Lady and the Tramp (2019)

The scariest moment in a 2019 film comes six minutes into Lady and the Tramp, when my world got shattered and any god I believed in turned out to be myth and legend. At this moment, the last moment I could call myself a sane person, a dog started talking. Maybe it’s something about the actual dogs in tandem with very accurate CG human-style mouths, maybe it’s the sound design that places all the voices in the same omniscient space so the dogs feel less like real players in a physical space and more like all-knowing deities that are only placated from world domination by surveying the human world and smiling at their follies, but either way, I don’t like it. It’s a close-up too, a painful shot of Lady (Tessa Thompson) trying to intimidate a rat on her front porch where you can see every strand of fur move in a horrifically human way. I made it through the Cats trailer but this broke me.

The newest in a line of remakes of classic Disney animated films, Lady and the Tramp seemed like a weird movie to remake, as the 1955 original never had much love or nostalgia attached to it. It’s a slower, less focused movie, the sort of movie that combats the idea that these animated films should be more intelligent and adult. Not to say that criticism is wrong, but maybe it’s directed at the wrong place, because Lady and the Tramp is a bit of a boring, middling failure. In that way, I offer my commendations to the 2019 remake, as it captures the essence of the original spectacularly, even expanding upon it.

If remakes like Aladdin or even Beauty and the Beast have some momentum due to the community theater vibe that buoys the film out of sheer enthusiasm, Lady and the Tramp feels like a performance by high schoolers who weren’t good enough to be on Broadway so they cynically chase any performance they can find just to feel a semblance of the rush they felt when they thought they could be famous. Thomas Mann and Kiersey Clemons are the human leads here, as the young couple that own Lady, but both actors feel uncomfortable and out of place in these more dignified characters. Mann especially, who I’ve quite liked in films like Me and Earl and the Dying Girl and The Stanford Prison Experiment, is so poor at offering the Disney dad sense of authority that nothing he says or does feels right. Clemons is slightly better off because her one emotion is “nice”. The same cannot be said for Yvette Nicole Brown as Clemons’ atrociously bitter aunt, and Adrian Martinez as a dog catcher whose life mission is to go after stray dogs. These two characters are horrifically written, but the performances lean into cartoonish black-hearted evil so they feel lifted from a completely different sort of film. This movie clearly has aspirations of a high-class romance film just about animals. Imagine if The Notebook had Paul Blart thrown into the middle of it, and you’d be close to how this film is structured.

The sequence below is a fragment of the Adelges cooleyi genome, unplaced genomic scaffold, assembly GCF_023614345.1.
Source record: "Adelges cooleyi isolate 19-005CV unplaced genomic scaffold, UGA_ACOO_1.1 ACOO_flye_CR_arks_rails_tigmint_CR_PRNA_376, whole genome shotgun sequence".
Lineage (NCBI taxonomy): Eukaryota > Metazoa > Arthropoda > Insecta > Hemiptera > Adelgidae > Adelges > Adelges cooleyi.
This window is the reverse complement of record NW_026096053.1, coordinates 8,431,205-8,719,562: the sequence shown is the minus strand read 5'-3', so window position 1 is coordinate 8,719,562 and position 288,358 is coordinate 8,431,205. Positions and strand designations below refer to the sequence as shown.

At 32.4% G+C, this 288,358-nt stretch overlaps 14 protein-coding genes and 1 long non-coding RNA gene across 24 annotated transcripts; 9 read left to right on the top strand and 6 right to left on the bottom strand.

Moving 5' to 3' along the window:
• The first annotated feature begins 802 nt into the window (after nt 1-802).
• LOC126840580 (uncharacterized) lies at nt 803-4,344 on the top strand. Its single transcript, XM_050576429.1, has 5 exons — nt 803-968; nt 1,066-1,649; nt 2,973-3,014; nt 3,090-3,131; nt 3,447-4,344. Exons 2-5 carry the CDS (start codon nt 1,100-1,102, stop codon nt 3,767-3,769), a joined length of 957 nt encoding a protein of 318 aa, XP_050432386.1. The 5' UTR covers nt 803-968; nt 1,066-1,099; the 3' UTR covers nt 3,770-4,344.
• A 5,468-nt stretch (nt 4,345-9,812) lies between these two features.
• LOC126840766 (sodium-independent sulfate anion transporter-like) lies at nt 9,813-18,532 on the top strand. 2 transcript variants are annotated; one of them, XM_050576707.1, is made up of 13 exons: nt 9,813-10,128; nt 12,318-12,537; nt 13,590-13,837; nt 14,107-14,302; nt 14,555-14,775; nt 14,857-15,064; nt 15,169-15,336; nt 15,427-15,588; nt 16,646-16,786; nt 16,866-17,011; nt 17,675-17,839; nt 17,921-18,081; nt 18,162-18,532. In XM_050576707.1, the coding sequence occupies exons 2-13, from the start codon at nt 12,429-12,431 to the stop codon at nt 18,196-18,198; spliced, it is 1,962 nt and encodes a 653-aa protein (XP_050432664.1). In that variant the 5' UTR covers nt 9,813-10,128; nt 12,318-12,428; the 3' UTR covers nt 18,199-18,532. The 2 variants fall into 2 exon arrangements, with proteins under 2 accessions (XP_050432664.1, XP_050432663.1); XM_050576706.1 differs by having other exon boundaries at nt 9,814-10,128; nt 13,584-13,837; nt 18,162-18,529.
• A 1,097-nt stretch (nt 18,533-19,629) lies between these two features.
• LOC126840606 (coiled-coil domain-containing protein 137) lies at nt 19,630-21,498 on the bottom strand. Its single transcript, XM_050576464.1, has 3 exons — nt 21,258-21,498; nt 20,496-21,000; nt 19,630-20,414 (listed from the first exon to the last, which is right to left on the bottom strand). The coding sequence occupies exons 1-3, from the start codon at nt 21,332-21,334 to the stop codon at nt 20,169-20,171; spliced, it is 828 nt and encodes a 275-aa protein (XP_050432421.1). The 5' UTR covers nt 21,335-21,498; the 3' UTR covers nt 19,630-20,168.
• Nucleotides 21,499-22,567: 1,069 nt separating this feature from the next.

When not even Justin Theroux or Sam Elliot (playing the Tramp and a wise neighborly dog, respectively) can bring a life to the film, it should show how dour, misguided, and empty this film is. It’s 30 minutes longer than the original, and feels like it goes on for days. I have nothing nice to say about this movie, and I found something to praise in Playing with Fire. It depresses me as there’s nothing about it that makes any sense. Who wanted this? Who is going to enjoy this? Why is Janelle Monáe a singing dog, and why is the singing animation more terrifying than the talking animation? Why? For god’s sake why?

F

F Review

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